Philadelphia summer camp provides happiness, hope for Ukrainian refugee children

PHILADELPHIA (WPVI) — As the war in Ukraine enters its sixth month, the refugees are adjusting to their new lives in the US

More than 3,000 Ukrainian refugees have resettled in northeast Philadelphia. A newly created summer camp is having a positive impact here. This is also where 15-year-old Solomiya Oros gets a lot of practice in speaking Ukrainian.

“I speak Ukrainian, but it’s definitely getting better because I have to speak it more every day,” said Oros, whose parents are from Ukraine. She now works as a helper in the camp, which is full of children who fled Ukraine.

The summer camp at KleinLife in Northeast Philadelphia is a welcome respite from the war they were fleeing.

“I think it’s a good game,” said 11-year-old Sonia.

“They forget everything that’s going on in Ukraine and they play here and enjoy their time,” said Mariya Reymyen, the camp’s sports director, who was the track and field medalist for her home country Ukraine.

The free camp began earlier this summer when a mother who fled Ukraine came to KlienLife inquiring about programs for her two children.

“Look, we have almost 50 kids, we raised about $90,000 from the community,” said Andre Krug, president and CEO of KleinLife and a native of Kharkiv, Ukraine’s second largest city.

The camp and the support it generates are part of the “Grow Hope” program, which is now starting a major fundraiser. Initially, fundraising and camp grew through word of mouth, with the Jewish Foundation of Greater Philadelphia being among its biggest supporters.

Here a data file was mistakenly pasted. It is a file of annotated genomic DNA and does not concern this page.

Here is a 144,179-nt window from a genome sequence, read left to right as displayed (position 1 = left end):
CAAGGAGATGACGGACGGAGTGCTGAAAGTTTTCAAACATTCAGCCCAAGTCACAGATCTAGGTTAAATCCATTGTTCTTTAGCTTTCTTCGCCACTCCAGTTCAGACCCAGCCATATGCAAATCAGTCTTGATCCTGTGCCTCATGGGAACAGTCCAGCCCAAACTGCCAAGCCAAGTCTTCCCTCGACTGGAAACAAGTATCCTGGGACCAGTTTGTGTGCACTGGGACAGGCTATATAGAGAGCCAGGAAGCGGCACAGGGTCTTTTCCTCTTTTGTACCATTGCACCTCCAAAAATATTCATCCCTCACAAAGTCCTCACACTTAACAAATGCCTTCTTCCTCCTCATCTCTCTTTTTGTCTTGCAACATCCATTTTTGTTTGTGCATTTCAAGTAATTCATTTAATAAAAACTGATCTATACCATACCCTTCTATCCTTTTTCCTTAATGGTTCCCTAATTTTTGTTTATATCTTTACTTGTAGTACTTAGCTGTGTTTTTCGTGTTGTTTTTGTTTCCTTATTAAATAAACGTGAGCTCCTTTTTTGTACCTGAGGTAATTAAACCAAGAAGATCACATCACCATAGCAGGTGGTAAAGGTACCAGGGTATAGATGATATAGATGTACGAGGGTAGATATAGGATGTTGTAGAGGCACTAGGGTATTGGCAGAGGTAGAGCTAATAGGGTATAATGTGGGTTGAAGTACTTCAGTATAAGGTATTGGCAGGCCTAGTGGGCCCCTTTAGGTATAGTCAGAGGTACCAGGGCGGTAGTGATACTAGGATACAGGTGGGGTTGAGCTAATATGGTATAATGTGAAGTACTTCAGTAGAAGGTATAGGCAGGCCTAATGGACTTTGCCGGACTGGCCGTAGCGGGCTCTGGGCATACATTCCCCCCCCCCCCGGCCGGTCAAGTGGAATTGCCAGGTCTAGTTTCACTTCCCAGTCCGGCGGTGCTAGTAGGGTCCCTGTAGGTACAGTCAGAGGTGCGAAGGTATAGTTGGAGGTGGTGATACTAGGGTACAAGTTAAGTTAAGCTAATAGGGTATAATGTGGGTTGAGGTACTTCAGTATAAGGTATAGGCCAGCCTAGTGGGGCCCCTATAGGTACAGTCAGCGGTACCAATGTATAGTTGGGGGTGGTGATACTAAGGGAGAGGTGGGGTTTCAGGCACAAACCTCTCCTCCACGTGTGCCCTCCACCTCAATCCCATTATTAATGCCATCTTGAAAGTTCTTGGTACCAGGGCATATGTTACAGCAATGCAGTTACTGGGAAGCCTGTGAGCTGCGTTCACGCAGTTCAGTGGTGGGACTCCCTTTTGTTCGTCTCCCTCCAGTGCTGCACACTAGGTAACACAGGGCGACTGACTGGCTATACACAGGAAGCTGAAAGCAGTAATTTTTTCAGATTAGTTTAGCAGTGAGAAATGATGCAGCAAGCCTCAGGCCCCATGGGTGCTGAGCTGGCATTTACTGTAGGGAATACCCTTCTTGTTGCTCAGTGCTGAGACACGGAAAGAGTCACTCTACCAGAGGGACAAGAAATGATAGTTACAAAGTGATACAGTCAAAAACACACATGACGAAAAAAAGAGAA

“We are asking everyone in the community to gather with us to support these children,” said Brian Gralnick, director of local grants and partnerships at the Jewish Federation of Greater Philadelphia.

At the camp, the children are divided into two groups: 5-9 years and 10-12 years. The children participate in activities such as robotics, art therapy and sports.

“I try to give them my love,” Reymyen said of her job as sporting director. “I try to support them. We just pray that everything will be fine.”

Reymyen still has family in Ukraine and checks on them every day. All camp staff speak Ukrainian and/or Russian. Many of the children often speak of home in their own language.

“I want to fly to my house,” Sonia said while taking a basketball break.

Despite missing home, the children find hope. On Thursday, they received encouragement from several Holocaust survivors who were present when the Grow Hope fundraising campaign was announced.

“It’s awful, awful,” said 85-year-old Rita Shekhtman, a Holocaust survivor. Through a translator, she said that seeing children fleeing the bombing of Ukrainian villages reminded her of what she went through.

Still, with programs like the camp, there is hope that peace prevails.

“We all believe that everything will be fine,” said Reymyen. “We still believe in it.”

For more information on supporting the Grow Hope program, visit:

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